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Rick Stroud, Greg Auman and Matt Baker

If Richardson and Claiborne gone, Bucs could find a great fit in LB Luke Kuechly at No. 5



The Bucs must prepare for both Alabama running back Trent Richardson and LSU defensive back Morris Claiborne to be gone by the time they make the No. 5 overall selection in the NFL draft.

Both would look good in pewter and red, but recent reports suggest Claiborne could be picked third overall by the Minnesota Vikings while Richardson should go with the No. 4 selection to the Cleveland Browns.

The Bucs still have the option of trading up in the draft with the Vikings at No. 3, most likely for Richardson. They also will consider Southern Cal tackle Matt Kalil.

But if they do nothing and Claiborne and Richardson are gone, it would leave Boston College middle linebacker Luke Kuechly for the Bucs.

Sometimes the best way to determine what a team might do in the draft is to look at what they did in free agency.

The Bucs addressed their cornerback need by signing Lions free agent Eric Wright and inviting 37-year old Ronde Barber back for another season. Barber could move to safety, especially if cornerback Aqib Talib settles his legal troubles favorably in Texas June 25.

Tampa Bay also spent heavily providing help for quarterback Josh Freeman. They landed arguably two of the top three free agents in signing Chargers receiver Vincent Jackson and Saints guard Carl Nicks. They even added depth on the defensive line with Bears free agent Amobi Okoye.

What they didn't do is address the linebacker position.

Since the arrival of new head coach Greg Schiano, who has a defensive background, the Bucs have talked about middle linebacker Mason Foster moving to outside linebacker. New defensive coordinator Bill Sheridan suggested it in his introductory news conference. The recently completed minicamp did nothing to really change that perception.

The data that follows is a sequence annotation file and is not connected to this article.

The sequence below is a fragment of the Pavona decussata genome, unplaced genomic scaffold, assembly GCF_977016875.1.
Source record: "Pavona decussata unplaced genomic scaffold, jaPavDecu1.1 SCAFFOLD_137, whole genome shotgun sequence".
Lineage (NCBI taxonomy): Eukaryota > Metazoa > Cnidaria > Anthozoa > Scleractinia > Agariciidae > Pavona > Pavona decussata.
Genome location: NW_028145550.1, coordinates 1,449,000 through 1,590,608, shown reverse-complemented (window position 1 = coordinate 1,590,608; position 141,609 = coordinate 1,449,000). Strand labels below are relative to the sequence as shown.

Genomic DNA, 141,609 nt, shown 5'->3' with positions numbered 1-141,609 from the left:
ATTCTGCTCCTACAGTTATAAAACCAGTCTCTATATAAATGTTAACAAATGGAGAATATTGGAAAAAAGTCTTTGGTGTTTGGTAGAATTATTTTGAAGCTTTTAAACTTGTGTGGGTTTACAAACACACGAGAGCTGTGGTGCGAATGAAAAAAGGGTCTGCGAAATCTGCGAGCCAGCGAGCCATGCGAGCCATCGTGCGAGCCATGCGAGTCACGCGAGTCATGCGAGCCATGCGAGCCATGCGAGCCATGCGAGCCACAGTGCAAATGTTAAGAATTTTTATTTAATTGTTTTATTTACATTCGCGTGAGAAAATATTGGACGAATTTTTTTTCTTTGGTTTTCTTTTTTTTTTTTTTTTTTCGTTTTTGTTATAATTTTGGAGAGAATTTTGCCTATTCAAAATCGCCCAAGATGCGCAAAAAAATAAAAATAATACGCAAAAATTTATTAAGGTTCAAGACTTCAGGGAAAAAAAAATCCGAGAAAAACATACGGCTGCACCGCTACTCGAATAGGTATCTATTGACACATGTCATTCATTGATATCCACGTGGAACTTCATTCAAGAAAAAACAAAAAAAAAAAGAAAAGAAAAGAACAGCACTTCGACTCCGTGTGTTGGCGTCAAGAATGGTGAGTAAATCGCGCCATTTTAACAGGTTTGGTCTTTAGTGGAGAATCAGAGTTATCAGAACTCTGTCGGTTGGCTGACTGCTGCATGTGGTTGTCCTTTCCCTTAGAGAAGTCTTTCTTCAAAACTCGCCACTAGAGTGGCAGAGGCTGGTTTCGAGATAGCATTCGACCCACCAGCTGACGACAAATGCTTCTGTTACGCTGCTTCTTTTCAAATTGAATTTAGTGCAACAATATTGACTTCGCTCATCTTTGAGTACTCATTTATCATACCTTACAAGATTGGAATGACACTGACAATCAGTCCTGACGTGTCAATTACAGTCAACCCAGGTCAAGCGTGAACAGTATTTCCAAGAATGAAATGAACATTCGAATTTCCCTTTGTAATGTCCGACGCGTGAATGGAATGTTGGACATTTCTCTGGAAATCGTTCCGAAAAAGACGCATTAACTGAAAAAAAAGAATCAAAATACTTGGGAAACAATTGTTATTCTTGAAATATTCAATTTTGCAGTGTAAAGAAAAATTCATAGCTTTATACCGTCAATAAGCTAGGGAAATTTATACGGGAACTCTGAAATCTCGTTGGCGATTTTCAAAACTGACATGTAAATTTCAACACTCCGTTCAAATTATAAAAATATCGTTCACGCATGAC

Kuechly, the Bronko Nagurski Award winner as the best defensive player in college football, is a tackling machine. He had 191 tackles in 12 games last season and his average of 14 tackles per game for his career is an NCAA record and he's the only player to lead the ACC in that category three straight seasons.

The Bucs need to get tougher on defense and Kuechly is as hard-nosed as it gets. He also can do something Foster struggled with at middle linebacker -- flip his hips and cover receivers. Kuechly really opened eyes when he ran a 4.5 40-yard dash at the NFL combine.

NFL Network analyst Mike Mayock has Kuechly rated as the sixth best player in the draft, so it's not a reach for the Bucs at No. 5. In fact, ESPN's Todd McShay moved Kuechly into the No. 5 spot to the Bucs, forecasting Claiborne to go No. 3 to the Vikings and Richardson No. 4 to the Browns. 

Moreover, Kuechly is exactly the type of character guy that Schiano wants to represent his team. At 6-foot-3, 242 pounds, he can hang with bigger backs in the hole and not go backward. It's hard to forget the image of Foster getting trucked last year by Falcons running back Jacquizz Rodgers, who is 5-foot-6, 196 pounds.

General manager Mark Dominik has wanted to find a thumper at middle linebacker for the Bucs in the mode of Hardy Nickerson. He thought maybe Foster could be that guy. But Foster is more of an instinctive run and hit player who doesn't need to be burdened by the responsibilities of calling the defense.

Here's how Kuechly describes himself as a player: "Instinctual player is something that pops up for a lot of people,'' Kuechly said at the NFL scouting combine. "That, coupled with, I think I'm a smart player. I think I do a pretty good job preparing myself. That's somthing I take pride in. Being prepared, and knowing what each individual guy is responsible for. I can point at diffrent guys, and let them know what they're doing if they have questions. I take pride in having the ability to do that. And doing that, and knowing what everyone is doing, you can play faster. It allows you to be more successful.''

The weeks leading up to the NFL draft is liar's poker. There's been a lot of speculation and chatter about Richardson and Claiborne, even Southern Cal tackle Matt Kalil, with the Bucs.

But if Schiano's first few months in power has taught us anything, it's that he isn't going to tip his hand. Until recently, Kuechly had not appeared in the No. 5 spot in many mock drafts.

If Claiborne and Richardson are gone as expected, the riddle in the middle of the Bucs defense could be solved by Kuechly.       












[Last modified: Wednesday, April 25, 2012 9:08am]


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